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Spanish government under fire over deadly border breach

Spain’s leftist government came under pressure Wednesday after the BBC broadcast a damning report into mass migrant attempts to enter Spain’s Melilla enclave from Morocco that left at least 23 dead in June.

The “Death on the Border” documentary said video footage showed “at least one dead body” at the entrance of the Melilla border post, as well as other bodies being removed by Moroccan security forces.

Spanish authorities had confirmed this area was “under their control”, the BBC added.

The BBC’s Africa Eye documentary, which was broadcast Tuesday, said it was based on “dozens of public and private videos” filmed during the border breach on June 24, casting doubt on official government accounts.

The number two with the main opposition Popular Party (PP), Cuca Gamarra, demanded the BBC images be broadcast in parliament and that the interior minister be present to explain.

“We have to go all the way,” she added.

The demand for explanations came also from far-left party Podemos, the junior partner in Socialist Prime Minister Pedro Sanchez’s coalition government.

“This report is a hard blow against the official version of the facts,” said Jaume Asens, head of the party’s parliamentary group, adding “there are a lot of doubts”.

Asens called for the a parliamentary commission of investigation to be set up.

The Spanish authorities said up to 2,000 migrants stormed the high fence that seals off Melilla from Morocco and engaged in a two-hour skirmish with border officers.

While scores succeeded in reaching the Spanish territory at the northern tip of Africa, Moroccan authorities said at least 23 people were killed in a crush while others died from falling after climbing up.

The Moroccan Association for Human Rights (AMDH) says as many as 27 migrants were killed.

It was the highest death toll in years from such attempted crossings into Melilla.

In the days after the incident, both Spanish and Moroccan authorities defended their actions saying the migrants had been violent and that reasonable force had been used.

But videos published on social media at the time showed migrants barely moving on the ground while Moroccan police beat them.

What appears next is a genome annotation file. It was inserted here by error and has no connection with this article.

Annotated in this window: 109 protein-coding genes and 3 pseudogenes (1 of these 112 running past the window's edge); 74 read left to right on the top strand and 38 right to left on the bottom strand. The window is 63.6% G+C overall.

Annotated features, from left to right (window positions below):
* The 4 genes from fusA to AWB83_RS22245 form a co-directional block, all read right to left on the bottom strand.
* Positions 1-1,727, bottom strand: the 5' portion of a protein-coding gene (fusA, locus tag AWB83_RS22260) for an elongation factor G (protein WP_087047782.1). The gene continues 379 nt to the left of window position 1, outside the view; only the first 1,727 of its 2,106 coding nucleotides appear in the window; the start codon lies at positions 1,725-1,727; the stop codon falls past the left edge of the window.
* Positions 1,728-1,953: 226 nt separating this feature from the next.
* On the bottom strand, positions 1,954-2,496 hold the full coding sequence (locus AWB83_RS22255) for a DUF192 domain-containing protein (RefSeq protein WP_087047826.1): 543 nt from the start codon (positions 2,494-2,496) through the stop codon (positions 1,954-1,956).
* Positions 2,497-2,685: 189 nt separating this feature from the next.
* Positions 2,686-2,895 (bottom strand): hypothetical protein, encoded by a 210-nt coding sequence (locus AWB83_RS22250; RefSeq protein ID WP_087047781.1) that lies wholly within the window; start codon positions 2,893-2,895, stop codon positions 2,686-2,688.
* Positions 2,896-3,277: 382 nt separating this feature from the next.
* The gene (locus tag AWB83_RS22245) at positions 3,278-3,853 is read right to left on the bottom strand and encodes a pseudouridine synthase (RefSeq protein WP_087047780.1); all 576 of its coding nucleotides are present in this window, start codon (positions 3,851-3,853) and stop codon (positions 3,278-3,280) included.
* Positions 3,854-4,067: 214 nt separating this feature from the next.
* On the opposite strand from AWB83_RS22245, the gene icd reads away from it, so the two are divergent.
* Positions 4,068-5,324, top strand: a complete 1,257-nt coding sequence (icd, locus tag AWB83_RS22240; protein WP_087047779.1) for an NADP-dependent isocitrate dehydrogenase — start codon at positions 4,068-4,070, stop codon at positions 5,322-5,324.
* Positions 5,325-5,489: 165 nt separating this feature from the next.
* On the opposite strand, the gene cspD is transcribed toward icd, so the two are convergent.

Spain’s interior ministry said it was “disappointing and surprising” that “very serious” accusations had been made “without any evidence”, and reiterated its support for Spanish police’s actions.

“Absolutely no one, neither (Spain’s) Guardia Civil, nor the (Moroccan) Gendarmerie, nor the Public Prosecutor’s Office, nor the Ombudsman nor the Moroccan authorities maintain that the deaths took place on national territory,” it said.

A BBC spokesperson said: “We stand by our journalism.”

– ‘No accountability’ –

The documentary, which includes interviews with dozens of survivors, also alleges rubber bullets were fired at migrants at close range and Spanish agents watched passively as Moroccan agents beat migrants.

The United Nations has denounced the use of “excessive force” by the authorities.

UN rights experts on Monday said it was “alarming there is still no concrete accountability months after” the deaths on the border.

Spain’s ombudsman said last month that authorities had failed to uphold international law during the mass border crossing because 470 people who managed to enter Melilla were returned to Morocco.

Under international law, migrants have a right to claim asylum and it is forbidden to send potential asylum-seekers back without assessing each case individually.

The Spanish enclaves of Melilla and Ceuta have long been a magnet for people fleeing violence and poverty across Africa, seeking refuge via the continent’s only land borders with the European Union.